“People often ask me how it is that I seem to be so much at peace. There is a primary reason — and it is available to all who wish to have it. Here’s a simple prerequisite to attaining peace at that level. I invite you to observe the beasts, birds and fish and let them teach you. Let this be a daily routine and life, as you know it, will never be the same.”
– Eddie Bo

Wednesday, September 30, 2015

Day 273 - Tennessee Warbler!

Today being Wednesday it was time for Bird Class.  Today's class was at Refugio State Beach.  I started riding in the dark as it is about 22 miles from home and class starts at 8AM.  Also the weather forecast was for some wind.  The wind did not materialize until about a mile from my destination so I arrived early.

Having some time to spare I headed down to the creek.  The little bit of water here can attract a steady stream of birds.  Numerous sightings of unusual migrants have been made from this spot over the years.  The wind seemed to be putting a damper on the number of birds coming to visit the water.  I did see a yellow flash out of the corner of my eye and was surprised to find a Tropical Kingbird sitting in a tree overlooking the water.  This species is unusual for our area but there is often 1 or 2 around during the winter months.  I managed a few photos before it flew away with the wind.  I was hoping it would stick around for the class to see but sadly that was the last I saw of it.

The wind really cut down on our birding success for the morning.  We sought out some sheltered spots but the numbers and diversity of species were well below what we typically find at this park.  It seems the birds were smartly hunkered down out of the wind.  After class officially ended some of us continued up Refugio road to a spot known to attract sapsuckers and other interesting birds.  We found a Red-breasted Sapsucker there, the first one I have seen this fall.

The wind provided a welcome boost on the way home.  I stopped by UCSB where the past several days a Tennessee Warbler has been sighted in a particular Ficus tree.  I visited there a couple days ago but was unsuccessful in finding it.  Shortly after I arrived Tom Turner showed up - he had seen this warbler there yesterday.  After a bit of searching I managed to find the Tennessee Warbler up near the top of the tree.  The bird stayed up there out of photo range but we were able to see the bird well enough to make a positive identification.  I like to get a photo in this case, but if that's not possible a witness will do just fine.  We could see a Grayish head, slight white eye-arcs, light yellow chest, white vent and dark undertail.  We never did get a look at the back of the bird which is usually a nice bright olive green.  So Tennessee Warbler joins the list at #254!

Just before I arrived home one of the spokes on my rear wheel broke.  I took it in to the shop and they fixed it straight away so I am once again good to go!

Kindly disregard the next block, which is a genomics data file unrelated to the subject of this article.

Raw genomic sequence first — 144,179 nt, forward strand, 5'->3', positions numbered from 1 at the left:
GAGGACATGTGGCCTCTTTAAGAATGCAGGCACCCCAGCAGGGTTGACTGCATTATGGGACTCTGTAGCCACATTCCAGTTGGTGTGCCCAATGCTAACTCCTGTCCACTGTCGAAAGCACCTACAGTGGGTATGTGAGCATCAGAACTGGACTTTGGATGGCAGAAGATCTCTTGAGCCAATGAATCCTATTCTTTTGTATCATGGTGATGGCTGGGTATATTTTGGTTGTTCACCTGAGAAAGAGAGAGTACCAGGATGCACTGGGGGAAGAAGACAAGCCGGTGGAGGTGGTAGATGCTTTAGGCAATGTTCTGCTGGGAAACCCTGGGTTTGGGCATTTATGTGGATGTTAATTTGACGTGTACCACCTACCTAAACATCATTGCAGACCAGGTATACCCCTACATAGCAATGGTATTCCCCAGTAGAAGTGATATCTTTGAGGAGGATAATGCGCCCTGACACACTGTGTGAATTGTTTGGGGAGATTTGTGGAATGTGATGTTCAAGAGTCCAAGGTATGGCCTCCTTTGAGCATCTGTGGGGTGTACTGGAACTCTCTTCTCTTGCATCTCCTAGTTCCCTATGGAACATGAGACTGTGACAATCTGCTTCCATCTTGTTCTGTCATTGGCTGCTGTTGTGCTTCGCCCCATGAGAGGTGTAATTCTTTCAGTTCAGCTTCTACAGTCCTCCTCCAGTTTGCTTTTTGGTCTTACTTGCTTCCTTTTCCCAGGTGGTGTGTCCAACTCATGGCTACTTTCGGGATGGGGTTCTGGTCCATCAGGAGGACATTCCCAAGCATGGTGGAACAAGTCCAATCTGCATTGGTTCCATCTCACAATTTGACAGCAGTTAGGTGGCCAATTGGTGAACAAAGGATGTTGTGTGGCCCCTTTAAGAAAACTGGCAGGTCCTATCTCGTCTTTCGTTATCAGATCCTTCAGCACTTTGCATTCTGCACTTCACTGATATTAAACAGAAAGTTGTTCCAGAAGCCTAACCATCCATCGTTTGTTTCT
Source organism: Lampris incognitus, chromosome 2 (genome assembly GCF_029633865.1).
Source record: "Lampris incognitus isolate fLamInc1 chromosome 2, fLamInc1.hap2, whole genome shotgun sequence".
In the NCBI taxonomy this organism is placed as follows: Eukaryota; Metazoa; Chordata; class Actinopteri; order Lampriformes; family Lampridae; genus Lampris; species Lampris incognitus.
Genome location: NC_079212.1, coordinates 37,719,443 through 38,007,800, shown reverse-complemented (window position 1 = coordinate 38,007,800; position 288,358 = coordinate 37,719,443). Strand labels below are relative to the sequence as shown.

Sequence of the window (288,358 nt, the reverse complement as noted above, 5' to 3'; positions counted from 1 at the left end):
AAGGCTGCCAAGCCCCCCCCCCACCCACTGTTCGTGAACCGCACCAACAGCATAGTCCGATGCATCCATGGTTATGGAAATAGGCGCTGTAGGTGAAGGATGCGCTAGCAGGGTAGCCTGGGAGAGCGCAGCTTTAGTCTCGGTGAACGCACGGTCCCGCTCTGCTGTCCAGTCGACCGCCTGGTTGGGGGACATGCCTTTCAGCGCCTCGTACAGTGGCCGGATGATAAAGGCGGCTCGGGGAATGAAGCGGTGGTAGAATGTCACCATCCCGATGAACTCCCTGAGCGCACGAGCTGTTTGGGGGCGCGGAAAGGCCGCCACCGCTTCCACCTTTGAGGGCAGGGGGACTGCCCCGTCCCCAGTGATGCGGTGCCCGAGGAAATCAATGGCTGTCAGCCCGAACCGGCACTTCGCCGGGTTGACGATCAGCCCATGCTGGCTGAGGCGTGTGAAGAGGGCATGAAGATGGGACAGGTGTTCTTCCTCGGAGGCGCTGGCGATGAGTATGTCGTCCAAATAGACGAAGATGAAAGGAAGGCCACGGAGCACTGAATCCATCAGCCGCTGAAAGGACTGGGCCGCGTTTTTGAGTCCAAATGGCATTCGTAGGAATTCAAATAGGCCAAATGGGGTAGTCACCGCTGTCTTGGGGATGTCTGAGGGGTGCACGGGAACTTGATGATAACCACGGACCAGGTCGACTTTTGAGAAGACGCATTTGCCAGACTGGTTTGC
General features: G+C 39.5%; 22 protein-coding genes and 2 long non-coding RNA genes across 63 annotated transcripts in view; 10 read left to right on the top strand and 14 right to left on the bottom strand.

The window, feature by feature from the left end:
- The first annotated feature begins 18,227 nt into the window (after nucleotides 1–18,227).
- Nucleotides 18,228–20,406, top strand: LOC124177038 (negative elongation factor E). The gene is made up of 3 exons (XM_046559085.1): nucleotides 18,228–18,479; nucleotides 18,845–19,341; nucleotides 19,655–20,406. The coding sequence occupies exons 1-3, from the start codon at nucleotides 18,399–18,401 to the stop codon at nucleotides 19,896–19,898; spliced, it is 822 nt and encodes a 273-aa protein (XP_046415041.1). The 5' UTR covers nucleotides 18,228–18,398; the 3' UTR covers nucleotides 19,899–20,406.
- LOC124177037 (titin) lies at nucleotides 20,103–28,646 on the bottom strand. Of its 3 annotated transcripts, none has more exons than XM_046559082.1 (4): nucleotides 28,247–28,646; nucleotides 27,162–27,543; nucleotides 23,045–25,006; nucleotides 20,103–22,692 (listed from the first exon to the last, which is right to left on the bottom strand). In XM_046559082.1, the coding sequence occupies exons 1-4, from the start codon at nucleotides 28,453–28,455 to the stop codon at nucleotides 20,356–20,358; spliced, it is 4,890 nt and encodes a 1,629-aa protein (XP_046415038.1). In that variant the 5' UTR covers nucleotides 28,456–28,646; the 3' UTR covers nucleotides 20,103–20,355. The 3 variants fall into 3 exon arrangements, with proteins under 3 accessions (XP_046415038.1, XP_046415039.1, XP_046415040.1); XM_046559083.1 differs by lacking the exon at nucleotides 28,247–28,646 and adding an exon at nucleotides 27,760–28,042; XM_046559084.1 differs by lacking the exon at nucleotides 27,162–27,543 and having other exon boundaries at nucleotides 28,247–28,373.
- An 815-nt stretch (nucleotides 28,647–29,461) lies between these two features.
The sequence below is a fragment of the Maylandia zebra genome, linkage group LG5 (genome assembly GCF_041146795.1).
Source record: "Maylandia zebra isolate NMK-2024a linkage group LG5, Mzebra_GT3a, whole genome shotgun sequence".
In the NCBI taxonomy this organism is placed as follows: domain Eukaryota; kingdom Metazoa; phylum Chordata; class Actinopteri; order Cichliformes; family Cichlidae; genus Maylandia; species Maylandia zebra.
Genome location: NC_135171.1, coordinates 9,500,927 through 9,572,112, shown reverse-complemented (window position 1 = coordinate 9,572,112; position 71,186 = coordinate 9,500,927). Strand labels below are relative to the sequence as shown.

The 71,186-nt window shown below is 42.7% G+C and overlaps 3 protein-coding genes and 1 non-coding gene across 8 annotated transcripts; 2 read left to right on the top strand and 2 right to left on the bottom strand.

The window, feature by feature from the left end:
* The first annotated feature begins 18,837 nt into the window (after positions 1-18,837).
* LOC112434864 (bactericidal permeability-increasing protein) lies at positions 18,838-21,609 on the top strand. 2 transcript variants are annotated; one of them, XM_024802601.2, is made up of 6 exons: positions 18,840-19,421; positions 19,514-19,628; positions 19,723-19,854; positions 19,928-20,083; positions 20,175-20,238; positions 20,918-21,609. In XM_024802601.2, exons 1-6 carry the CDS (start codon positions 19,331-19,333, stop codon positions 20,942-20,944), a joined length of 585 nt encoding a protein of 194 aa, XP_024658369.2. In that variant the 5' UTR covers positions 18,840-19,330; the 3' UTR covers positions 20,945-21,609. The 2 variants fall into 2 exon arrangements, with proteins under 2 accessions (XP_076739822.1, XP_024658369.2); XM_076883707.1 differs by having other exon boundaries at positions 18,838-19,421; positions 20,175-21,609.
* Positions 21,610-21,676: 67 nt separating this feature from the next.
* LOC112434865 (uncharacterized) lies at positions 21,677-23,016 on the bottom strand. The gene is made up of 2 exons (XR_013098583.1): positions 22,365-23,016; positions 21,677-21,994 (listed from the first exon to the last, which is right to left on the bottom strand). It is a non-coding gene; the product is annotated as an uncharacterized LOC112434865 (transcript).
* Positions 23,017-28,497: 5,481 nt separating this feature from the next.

Some photos from today:

Tropical Kingbird

Tropical Kingbird

Tropical Kingbird

Common Yellowthroat.  A first year female, I believe.

After the addition of this 1 species, the year's total stands at 254

Today I rode a total of 49.8 miles

More later,

Monday, September 28, 2015

Day 271 - Reruns

I set out this morning without a particular plan.  I like these days when I am not chasing anything specific.  It is nice not to be looking for that ONE BIRD, just look and see what's around.

I started at Goleta Beach.  In the slough there was a pair of American Avocets.  Though not rare, they are not common here either so it is always nice to see them.  On the beach I found a Common Tern, and for a change it was very cooperative and posed for photos.  This is a bird I have seen a couple times this year but not this well.

I made my way towards the old Ocean Meadows Golf Course.  I thought this might be a good place to find some sparrows.  I still need to find Brewer's and Clay-colored Sparrows.  When I first arrived there was a pair of American Kestrels putting on quite an airshow, zooming all over the place.  They were fun to watch.  Their behavior may have contributed to the lack of sparrows I was finding.  I did finally come across a small group of White-crowned Sparrows.  These birds are just arriving for their winter stay.  Soon they will be all over the place.  I got a brief glimpse of a sparrow in a tree that had the potential for a Brewer's Sparrow, but it disappeared before I could get a good long look at it.  After that I could not find it again.  So close - or maybe just my imagination?

I headed to the Coronado Seep again hoping for an unusual warbler.  I was surprised to see that the water level in the puddle had risen again since my last visit.  Shortly after arriving the warbler parade started and a MacGillivray's Warbler appeared and took a rather extended bath.  This is another species I had seen before in the year but not this well.  It did however manage to avoid the camera lens.

Though no new species today another enjoyable morning with the birds.

Some photos from today:

Common Tern

Forster's Tern

American Avocet

Great Blue Heron

Scaly-breasted Munia

After today the year's total still stands at 253. 

Today I rode a total of 31.5 miles

More later,

Sunday, September 27, 2015

Day 270 - A Quick One

Yesterday morning while I was out in Goleta I got a message from Peter Gaede that there was a Vesper Sparrow at Elings Park - about a mile from my house.  This is a bird I have yet to find this year.  Arrgh!